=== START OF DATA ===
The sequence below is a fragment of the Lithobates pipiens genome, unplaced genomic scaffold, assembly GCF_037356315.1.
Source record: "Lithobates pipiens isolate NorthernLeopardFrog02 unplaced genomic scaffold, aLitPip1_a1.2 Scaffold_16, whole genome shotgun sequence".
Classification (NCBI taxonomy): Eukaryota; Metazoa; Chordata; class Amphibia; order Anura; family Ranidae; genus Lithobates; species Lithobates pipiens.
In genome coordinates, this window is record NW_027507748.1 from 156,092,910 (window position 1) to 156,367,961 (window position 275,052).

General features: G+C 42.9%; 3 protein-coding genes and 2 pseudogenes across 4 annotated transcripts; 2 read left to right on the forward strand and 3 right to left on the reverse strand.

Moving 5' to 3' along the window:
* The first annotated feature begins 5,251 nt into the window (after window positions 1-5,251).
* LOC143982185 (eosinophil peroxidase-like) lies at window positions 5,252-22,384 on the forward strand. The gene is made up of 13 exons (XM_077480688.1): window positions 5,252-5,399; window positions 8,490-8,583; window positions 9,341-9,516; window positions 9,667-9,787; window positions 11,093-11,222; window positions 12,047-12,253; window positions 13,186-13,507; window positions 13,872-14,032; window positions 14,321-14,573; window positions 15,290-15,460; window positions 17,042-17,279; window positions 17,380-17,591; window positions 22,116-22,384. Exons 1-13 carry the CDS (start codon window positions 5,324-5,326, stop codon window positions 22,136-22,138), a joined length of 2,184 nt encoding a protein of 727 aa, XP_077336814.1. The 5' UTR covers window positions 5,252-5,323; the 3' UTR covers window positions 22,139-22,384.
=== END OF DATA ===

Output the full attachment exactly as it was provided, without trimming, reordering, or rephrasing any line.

The sequence below is a fragment of the Lithobates pipiens genome, unplaced genomic scaffold, assembly GCF_037356315.1.
Source record: "Lithobates pipiens isolate NorthernLeopardFrog02 unplaced genomic scaffold, aLitPip1_a1.2 Scaffold_16, whole genome shotgun sequence".
Classification (NCBI taxonomy): Eukaryota; Metazoa; Chordata; class Amphibia; order Anura; family Ranidae; genus Lithobates; species Lithobates pipiens.
In genome coordinates, this window is record NW_027507748.1 from 156,092,910 (window position 1) to 156,367,961 (window position 275,052).

General features: G+C 42.9%; 3 protein-coding genes and 2 pseudogenes across 4 annotated transcripts; 2 read left to right on the forward strand and 3 right to left on the reverse strand.

Moving 5' to 3' along the window:
* The first annotated feature begins 5,251 nt into the window (after window positions 1-5,251).
* LOC143982185 (eosinophil peroxidase-like) lies at window positions 5,252-22,384 on the forward strand. The gene is made up of 13 exons (XM_077480688.1): window positions 5,252-5,399; window positions 8,490-8,583; window positions 9,341-9,516; window positions 9,667-9,787; window positions 11,093-11,222; window positions 12,047-12,253; window positions 13,186-13,507; window positions 13,872-14,032; window positions 14,321-14,573; window positions 15,290-15,460; window positions 17,042-17,279; window positions 17,380-17,591; window positions 22,116-22,384. Exons 1-13 carry the CDS (start codon window positions 5,324-5,326, stop codon window positions 22,136-22,138), a joined length of 2,184 nt encoding a protein of 727 aa, XP_077336814.1. The 5' UTR covers window positions 5,252-5,323; the 3' UTR covers window positions 22,139-22,384.